Rekabi was part of Iran’s 11-member delegation, made up of eight athletes and three coaches, at the event, according to the federation.

Federation officials said they were not initially aware of Rekabi competing without the hijab, but looked into the matter after receiving inquiries about him. They said the event had no rules requiring female athletes to wear headscarves or not. However, Iranian women who compete abroad under the Iranian flag always wear the hijab.

“Our understanding is that she is returning to Iran, and we will continue to monitor the situation as it develops upon her arrival,” said the International Sport Climbing Federation, which oversaw the event. in a press release. “It is important to emphasize that athlete safety is paramount to us and we support all efforts to ensure the safety of a valued member of our community in this situation.”

The federation said it had been in contact with Rekabi and Iranian officials, but declined to elaborate on the substance of those calls when contacted by The Associated Press. The federation also declined to discuss the Instagram post attributed to Rekabi and the claims it contains.

South Korea’s Justice Ministry declined to confirm whether the Iranian athlete is still in South Korea or has left the country, citing confidentiality regulations. South Korea’s foreign ministry said it had no comment on the matter.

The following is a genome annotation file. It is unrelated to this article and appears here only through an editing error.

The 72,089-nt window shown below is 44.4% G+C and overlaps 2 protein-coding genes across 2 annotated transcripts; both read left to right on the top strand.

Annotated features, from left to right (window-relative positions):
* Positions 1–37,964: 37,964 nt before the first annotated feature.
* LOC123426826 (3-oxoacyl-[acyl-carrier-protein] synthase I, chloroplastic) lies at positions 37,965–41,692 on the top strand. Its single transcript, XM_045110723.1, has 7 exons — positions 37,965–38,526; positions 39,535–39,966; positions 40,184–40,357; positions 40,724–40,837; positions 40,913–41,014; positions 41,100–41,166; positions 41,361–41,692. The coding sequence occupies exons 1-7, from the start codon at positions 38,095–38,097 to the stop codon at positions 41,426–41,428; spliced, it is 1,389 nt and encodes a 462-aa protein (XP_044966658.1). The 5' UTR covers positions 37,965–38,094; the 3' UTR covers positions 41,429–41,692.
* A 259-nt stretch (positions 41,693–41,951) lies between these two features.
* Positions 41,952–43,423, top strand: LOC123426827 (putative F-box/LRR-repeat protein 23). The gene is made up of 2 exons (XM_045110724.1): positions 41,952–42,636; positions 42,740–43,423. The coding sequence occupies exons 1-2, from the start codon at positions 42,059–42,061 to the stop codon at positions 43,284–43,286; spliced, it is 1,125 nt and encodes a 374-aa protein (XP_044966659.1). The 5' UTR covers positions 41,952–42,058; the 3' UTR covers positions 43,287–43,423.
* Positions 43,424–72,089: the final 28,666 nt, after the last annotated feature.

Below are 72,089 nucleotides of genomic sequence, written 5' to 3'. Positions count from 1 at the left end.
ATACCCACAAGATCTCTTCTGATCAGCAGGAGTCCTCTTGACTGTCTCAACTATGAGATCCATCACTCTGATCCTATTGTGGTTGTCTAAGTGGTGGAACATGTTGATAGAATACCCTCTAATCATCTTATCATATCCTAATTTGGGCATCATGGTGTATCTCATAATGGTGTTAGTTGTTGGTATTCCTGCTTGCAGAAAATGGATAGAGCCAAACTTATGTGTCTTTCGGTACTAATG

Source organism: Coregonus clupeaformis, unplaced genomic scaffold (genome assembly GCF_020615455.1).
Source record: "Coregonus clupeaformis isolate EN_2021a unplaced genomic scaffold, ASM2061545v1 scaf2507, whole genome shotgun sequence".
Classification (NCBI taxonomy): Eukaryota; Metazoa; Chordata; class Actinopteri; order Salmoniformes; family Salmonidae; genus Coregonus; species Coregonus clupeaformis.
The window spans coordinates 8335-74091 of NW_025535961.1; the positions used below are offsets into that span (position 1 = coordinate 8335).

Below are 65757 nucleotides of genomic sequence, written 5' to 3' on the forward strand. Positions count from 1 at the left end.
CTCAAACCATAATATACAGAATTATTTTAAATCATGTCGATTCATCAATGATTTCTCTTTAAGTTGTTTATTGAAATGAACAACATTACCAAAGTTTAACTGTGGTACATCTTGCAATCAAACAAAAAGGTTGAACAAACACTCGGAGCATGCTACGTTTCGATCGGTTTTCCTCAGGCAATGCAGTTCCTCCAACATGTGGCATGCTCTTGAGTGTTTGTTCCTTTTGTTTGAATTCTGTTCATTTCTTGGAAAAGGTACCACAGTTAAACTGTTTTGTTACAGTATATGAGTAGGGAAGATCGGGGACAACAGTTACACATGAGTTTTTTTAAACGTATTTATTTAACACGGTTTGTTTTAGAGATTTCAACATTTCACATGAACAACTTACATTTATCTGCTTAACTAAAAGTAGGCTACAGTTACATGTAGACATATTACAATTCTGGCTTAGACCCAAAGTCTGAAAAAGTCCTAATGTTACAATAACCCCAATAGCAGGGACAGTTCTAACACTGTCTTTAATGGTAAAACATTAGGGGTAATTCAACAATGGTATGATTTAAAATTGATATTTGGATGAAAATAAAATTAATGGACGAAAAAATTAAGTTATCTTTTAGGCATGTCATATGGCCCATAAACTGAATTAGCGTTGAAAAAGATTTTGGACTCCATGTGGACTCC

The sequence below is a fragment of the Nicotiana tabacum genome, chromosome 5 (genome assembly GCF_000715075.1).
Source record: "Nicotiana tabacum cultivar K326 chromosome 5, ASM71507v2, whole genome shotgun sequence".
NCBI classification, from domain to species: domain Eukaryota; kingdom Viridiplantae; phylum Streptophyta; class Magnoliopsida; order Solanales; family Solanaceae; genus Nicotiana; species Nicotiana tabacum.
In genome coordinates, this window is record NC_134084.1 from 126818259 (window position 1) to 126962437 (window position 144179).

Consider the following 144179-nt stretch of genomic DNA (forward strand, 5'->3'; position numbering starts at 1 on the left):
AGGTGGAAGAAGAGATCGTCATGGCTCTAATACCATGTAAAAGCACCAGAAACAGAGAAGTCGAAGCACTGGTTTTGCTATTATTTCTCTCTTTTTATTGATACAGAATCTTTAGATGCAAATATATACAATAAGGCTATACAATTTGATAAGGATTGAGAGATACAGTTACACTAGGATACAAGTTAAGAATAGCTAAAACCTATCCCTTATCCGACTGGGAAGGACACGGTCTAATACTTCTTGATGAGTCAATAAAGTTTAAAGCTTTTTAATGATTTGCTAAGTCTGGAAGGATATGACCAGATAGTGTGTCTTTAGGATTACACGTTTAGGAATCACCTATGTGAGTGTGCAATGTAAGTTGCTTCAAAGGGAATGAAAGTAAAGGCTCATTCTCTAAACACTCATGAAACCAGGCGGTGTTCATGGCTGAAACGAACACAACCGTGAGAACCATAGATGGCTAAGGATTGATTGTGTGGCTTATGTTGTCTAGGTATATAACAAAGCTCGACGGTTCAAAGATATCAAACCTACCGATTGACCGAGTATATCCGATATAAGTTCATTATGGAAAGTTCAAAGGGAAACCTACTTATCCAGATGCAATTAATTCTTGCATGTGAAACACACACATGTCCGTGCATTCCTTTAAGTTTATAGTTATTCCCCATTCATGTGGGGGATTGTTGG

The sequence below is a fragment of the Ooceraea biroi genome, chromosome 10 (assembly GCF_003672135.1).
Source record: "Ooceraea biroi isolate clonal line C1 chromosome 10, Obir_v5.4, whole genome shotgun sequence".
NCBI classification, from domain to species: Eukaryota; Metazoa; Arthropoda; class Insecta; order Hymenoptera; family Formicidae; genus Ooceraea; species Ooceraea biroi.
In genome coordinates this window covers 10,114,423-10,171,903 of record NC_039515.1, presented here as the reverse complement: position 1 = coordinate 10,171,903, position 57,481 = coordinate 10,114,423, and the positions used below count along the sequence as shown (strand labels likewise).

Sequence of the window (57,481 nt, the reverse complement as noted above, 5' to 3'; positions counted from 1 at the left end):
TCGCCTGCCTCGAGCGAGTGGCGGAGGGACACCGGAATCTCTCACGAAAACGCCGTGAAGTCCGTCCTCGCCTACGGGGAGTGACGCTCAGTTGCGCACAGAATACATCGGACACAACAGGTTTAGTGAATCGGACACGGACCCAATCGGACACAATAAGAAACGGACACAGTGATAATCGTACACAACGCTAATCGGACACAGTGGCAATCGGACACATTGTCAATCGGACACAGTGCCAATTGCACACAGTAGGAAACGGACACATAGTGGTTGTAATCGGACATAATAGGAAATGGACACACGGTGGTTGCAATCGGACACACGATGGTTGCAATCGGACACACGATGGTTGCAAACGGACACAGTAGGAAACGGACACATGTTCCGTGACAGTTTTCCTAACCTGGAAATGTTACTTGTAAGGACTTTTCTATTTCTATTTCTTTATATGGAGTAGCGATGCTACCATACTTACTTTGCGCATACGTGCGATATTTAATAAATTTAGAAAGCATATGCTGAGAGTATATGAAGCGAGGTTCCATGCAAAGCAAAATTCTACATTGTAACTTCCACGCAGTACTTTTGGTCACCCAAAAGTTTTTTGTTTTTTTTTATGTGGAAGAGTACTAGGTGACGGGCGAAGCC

Rekabi, 33, has finished on the podium three times at the Asian Championships, winning a silver and two bronze for his efforts.

So far, human rights groups estimate that more than 200 people have been killed in the protests and the violent crackdown by security forces that followed. Iran has not offered a death toll for weeks. Demonstrations have been seen in more than 100 cities, according to the group Human Rights Activists in Iran. Thousands of people were reportedly arrested.

Gathering information on the protests, however, remains difficult. Internet access has been interrupted for weeks by the Iranian government. Meanwhile, authorities have detained at least 40 journalists, according to the Committee to Protect Journalists.

Iranian officials, including Supreme Leader Ayatollah Ali Khamenei, have repeatedly claimed that the country’s foreign enemies are behind the ongoing protests, rather than Iranians angered by Amini’s death and the country’s other woes. .

Iranians have seen their savings evaporate; the country’s currency, the rial, plummeted and Tehran’s nuclear deal with world powers was torn to shreds.

In a statement on Tuesday, the office of the United Nations High Commissioner for Human Rights called for the immediate release of all those “arbitrarily detained” during the protests. He also criticized the “relentlessly violent response by the security forces” which saw even children reportedly arrested and killed.

“The continued, unnecessary and disproportionate use of force against protesters must end,” the statement said. “The arrest of people solely for exercising their right to peaceful assembly and freedom of expression constitutes an arbitrary deprivation of liberty. »


Gambrell reported from Dubai, United Arab Emirates. Associated Press writers John Marshall in Phoenix and Kim Tong-hyung in Seoul contributed to this report.

Copyright © 2022 The Washington Times, LLC.